Comment


              #7
              For reference: See page 2 of the IRS instructions for Form 1099-MISC: "Payments made with a credit card or payment card and certain other types of payments, including third party network transactions, must be reported on Form 1099-K by the payment settlement entity under section 6050W and are not subject to reporting on Form 1099-MISC. See the separate instructions for Form 1099-K."

              One might consider that even if Form 1099 misc was also sent, there are penalties for failing to send out 1099-MISC forms. But there’s no penalty for sending 1099 forms if they turn out not to be required.
              Last edited by TAXNJ; 01-09-2019, 12:03 PM.
              Always cite your source for support to defend your opinion

              Comment


                #8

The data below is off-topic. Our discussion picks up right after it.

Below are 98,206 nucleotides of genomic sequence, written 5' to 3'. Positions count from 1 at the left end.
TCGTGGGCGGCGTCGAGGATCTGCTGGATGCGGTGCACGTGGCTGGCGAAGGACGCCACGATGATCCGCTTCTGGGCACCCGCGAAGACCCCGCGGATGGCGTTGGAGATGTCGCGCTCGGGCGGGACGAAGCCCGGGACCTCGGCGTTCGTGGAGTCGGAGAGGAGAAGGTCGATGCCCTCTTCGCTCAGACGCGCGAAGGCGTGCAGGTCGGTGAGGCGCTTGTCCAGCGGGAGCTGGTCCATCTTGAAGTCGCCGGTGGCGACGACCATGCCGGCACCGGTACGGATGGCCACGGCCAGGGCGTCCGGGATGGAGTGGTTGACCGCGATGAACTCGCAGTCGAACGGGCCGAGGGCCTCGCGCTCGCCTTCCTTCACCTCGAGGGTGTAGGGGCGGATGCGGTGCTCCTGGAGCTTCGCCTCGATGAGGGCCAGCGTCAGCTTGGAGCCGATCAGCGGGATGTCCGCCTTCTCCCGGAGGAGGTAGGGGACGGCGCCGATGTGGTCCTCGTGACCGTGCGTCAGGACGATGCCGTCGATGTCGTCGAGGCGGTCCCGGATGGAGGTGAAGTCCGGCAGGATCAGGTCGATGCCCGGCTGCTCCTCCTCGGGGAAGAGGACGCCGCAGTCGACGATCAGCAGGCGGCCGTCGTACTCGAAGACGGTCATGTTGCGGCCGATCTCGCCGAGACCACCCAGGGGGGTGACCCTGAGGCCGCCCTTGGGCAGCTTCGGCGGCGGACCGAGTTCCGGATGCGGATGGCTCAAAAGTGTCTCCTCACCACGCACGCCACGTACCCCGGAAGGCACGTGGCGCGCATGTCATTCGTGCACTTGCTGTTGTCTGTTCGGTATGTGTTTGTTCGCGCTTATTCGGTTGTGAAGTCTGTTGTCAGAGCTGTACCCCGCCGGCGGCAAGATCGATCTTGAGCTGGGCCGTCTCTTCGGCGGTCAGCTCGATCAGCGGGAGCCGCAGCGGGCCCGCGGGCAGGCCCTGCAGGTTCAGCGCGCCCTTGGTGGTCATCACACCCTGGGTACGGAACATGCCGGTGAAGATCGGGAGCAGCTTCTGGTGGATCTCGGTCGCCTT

This is turning out to look like a penalty trap, especially for the landlord with 1-2 properties who has a handyman that "would rather be paid in cash" (common situation because mind you, it is very hard to find a good handyman). This person is lulled into taking the 199a deduction and then is set up for potentially steep penalties for not issuing 1099k. This reminds me of another penalty trap: where a low income household member qualifies for medicaid based on their near indignant status, but then is claimed as a dependent by the person they are living with which sets them up to be fined by medicaid for repayment.

                Comment


                  #9
                  As many tax professionals inform their clients, there are many "good" handymen/women that meet the requirements of being issued form 1099-misc. It is the law and not a penalty trap. The penalty trap is not issuing a form 1099-misc if required whether paid by cash, check, credit card, etc.
                  Always cite your source for support to defend your opinion

                  Comment


                    #10